An Indian man is now facing charges of breaking into a company’s Internet domain name registration account as part of a $1 million extortion attempt.
An indictment came against Chetan S. Bendale, of Pune, India, for computer hacking and extortion charges in U.S. District Court for the Northern District of California in San Jose.
Two years ago he took over the MyDomain.com account of technology staffing firm oDesk and changed the password and administrative contact, the indictment said. On July 18, 2009, after locking out oDesk, Bendale starting sending oDesk executives “a series of threatening emails demanding that the company pay him one million dollars or he would sell oDesk’s information or release it on the Internet,” according to the grand jury indictment in the case.
To prove he had access to oDesk’s account, Bendale emailed company executives a list of the more than 70 domains they had registered, along with the last four digits of one executive’s credit card number, according to the indictment. Using the assumed name Rohit Kumar, he “claimed to have hacked oDesk’s servers and demanded to be paid in exchange for information that would prevent future intrusions,” the indictment states.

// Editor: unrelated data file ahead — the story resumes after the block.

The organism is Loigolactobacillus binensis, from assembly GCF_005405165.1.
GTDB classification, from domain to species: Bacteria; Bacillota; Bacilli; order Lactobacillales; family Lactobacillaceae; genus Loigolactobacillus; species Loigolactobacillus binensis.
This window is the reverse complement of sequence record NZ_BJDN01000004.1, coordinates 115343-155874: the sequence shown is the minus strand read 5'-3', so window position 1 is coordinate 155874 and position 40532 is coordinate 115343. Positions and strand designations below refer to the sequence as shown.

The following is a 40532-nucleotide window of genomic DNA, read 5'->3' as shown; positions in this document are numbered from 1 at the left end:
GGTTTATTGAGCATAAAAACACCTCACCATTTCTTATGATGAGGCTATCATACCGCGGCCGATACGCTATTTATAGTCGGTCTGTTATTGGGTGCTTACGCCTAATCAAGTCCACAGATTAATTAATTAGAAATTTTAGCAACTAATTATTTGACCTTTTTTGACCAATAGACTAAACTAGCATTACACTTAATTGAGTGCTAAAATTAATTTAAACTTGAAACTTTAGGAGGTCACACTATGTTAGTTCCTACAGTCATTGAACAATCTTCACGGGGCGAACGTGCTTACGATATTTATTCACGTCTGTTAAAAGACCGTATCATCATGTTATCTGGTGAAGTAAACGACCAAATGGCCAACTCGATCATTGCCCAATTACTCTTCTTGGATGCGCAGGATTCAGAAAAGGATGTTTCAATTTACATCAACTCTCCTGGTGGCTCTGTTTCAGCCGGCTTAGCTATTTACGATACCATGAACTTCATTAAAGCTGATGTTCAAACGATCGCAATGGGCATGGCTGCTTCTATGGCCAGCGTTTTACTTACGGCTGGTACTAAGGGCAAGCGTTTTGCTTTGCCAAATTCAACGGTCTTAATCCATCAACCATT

On Friday, oDesk said there was no compromise of user information. “We will continue to work with law enforcement to ensure that the person who unlawfully accessed our domain registry in 2009 is held accountable for their actions,” the company said.
ODesk isn’t the only company to have had its domain name account hacked. Last year, a group calling itself the Iranian Cyber Army took over similar accounts belonging to Baidu and Twitter. These type of attacks can cause big problems for victim companies. Once hackers take over domain name accounts they can reroute Web traffic and email to servers under their control.
Since 2009, domain name registrars have stepped up their security in hopes of making these attacks more difficult.
A warrant is out for Bendale’s arrest and U.S. authorities “will be seeking his extradition,” according to U.S. Department of Justice spokesman Joshua Eaton.